Mickey Gilley, country star whose club inspired ‘Urban Cowboy’, dies at 86

Mickey Leroy Gilley was born March 9, 1936 in Natchez, Mississippi, to Irene (Lewis) and Arthur Gilley. Raised in Ferriday, Louisiana, he grew up singing gospel harmonies with his cousins, Mr. Swaggart and Mr. Lewis, and sneaking into local juke joints with them to listen to blues and honky-tonk music.

Mr Gilley’s mother bought him a piano when he was 10, shortly before he fell under the boogie-woogie inspired tutelage of his cousin Jerry. Mr. Gilley would not start playing professionally, however, until he was in his twenties, several years after moving to Houston to work in the construction industry.

He released his first single, “Ooh Wee Baby”, in 1957, only to wait 55 years before he found an audience: he starred in a TV commercial for Yoplait yogurt in 2012. His first recording to hit the charts, ” Is It Wrong (For Loving You)” (1959), featured future star Kenny Rogers on bass guitar.

Moving to Pasadena in the early 1960s, Mr. Gilley began performing regularly at the Nesadel Club, a brutal honky-tonk owned by his future business partner, Mr. Cryer. His recording career, however, did not gain momentum until 1974, when Hugh Hefner’s Playboy label reissued his version of “Room Full of Roses”, which had been a No. 2 pop hit in 1949 for Sammy Kaye and his orchestra. Mr. Gilley’s iteration became a No. 1 country single.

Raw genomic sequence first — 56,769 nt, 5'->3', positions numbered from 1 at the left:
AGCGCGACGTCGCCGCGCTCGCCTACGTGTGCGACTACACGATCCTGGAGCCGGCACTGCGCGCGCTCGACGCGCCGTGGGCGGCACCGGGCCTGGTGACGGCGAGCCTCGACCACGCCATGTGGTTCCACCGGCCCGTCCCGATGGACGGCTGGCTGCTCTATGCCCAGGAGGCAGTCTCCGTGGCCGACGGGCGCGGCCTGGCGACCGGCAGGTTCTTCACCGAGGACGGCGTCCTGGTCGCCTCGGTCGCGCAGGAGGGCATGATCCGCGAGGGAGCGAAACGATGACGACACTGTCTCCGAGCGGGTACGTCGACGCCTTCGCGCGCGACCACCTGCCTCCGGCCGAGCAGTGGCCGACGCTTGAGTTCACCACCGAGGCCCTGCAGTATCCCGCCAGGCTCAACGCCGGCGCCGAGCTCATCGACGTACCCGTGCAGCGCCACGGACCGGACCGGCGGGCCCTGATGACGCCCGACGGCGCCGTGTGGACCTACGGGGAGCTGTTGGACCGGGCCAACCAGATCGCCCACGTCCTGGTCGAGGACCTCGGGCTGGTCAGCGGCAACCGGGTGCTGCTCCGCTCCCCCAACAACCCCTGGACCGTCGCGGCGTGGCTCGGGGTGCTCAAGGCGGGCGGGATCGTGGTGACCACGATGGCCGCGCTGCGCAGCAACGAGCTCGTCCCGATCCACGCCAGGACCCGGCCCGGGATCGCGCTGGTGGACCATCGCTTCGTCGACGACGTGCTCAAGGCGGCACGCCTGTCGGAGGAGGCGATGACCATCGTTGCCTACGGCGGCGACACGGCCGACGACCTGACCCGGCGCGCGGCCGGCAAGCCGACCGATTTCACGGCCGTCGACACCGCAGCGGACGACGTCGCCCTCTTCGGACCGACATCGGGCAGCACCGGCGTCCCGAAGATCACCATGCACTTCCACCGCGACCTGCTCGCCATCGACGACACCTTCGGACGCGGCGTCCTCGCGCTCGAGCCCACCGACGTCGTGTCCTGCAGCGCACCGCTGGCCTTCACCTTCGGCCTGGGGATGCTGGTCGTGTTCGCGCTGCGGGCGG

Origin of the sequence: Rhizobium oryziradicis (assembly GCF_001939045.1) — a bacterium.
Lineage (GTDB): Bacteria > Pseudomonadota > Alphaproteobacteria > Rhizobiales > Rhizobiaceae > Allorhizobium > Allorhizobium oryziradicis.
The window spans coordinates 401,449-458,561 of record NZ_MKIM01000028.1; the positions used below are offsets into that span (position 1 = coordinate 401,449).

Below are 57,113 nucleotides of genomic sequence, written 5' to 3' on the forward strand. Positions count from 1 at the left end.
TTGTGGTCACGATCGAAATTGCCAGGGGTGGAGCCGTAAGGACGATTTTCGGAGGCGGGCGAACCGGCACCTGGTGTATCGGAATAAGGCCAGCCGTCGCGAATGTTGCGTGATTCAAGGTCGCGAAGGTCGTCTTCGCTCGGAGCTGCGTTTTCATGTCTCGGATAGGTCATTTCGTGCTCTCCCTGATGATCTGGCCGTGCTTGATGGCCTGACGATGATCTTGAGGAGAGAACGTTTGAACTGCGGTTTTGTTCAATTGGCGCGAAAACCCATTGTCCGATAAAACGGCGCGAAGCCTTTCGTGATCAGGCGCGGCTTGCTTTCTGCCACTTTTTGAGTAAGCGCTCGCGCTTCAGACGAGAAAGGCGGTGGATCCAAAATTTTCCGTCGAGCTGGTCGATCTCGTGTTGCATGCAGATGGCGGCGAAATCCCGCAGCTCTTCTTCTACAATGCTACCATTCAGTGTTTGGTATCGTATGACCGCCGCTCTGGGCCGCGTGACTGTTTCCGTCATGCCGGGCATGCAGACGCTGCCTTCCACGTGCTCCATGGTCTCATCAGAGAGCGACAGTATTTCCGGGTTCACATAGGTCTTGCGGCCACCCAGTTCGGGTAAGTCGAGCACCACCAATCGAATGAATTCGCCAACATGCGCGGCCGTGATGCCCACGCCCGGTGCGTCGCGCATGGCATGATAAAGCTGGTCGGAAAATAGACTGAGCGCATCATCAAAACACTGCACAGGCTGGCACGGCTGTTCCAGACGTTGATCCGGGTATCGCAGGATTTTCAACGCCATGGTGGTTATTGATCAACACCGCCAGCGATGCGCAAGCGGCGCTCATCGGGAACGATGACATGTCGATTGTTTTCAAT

Mr. Gilley then enjoyed a decade at or near the top of the country charts. At the height of the urban cowboy boom, he had six straight No. 1 hits.

As the movement Gilley had spawned gave way to the back-to-basics neo-traditionalism of mid-’80s country music, Mr. Gilley increasingly turned his attention to his nightclub, where a protracted conflict with Mr Cryer, who died in 2009, previously got the men to dissolve their partnership. Mr. Gilley closed the honky-tonk in 1989, a year before a fire destroyed much of the building.

About Roy B. Westling

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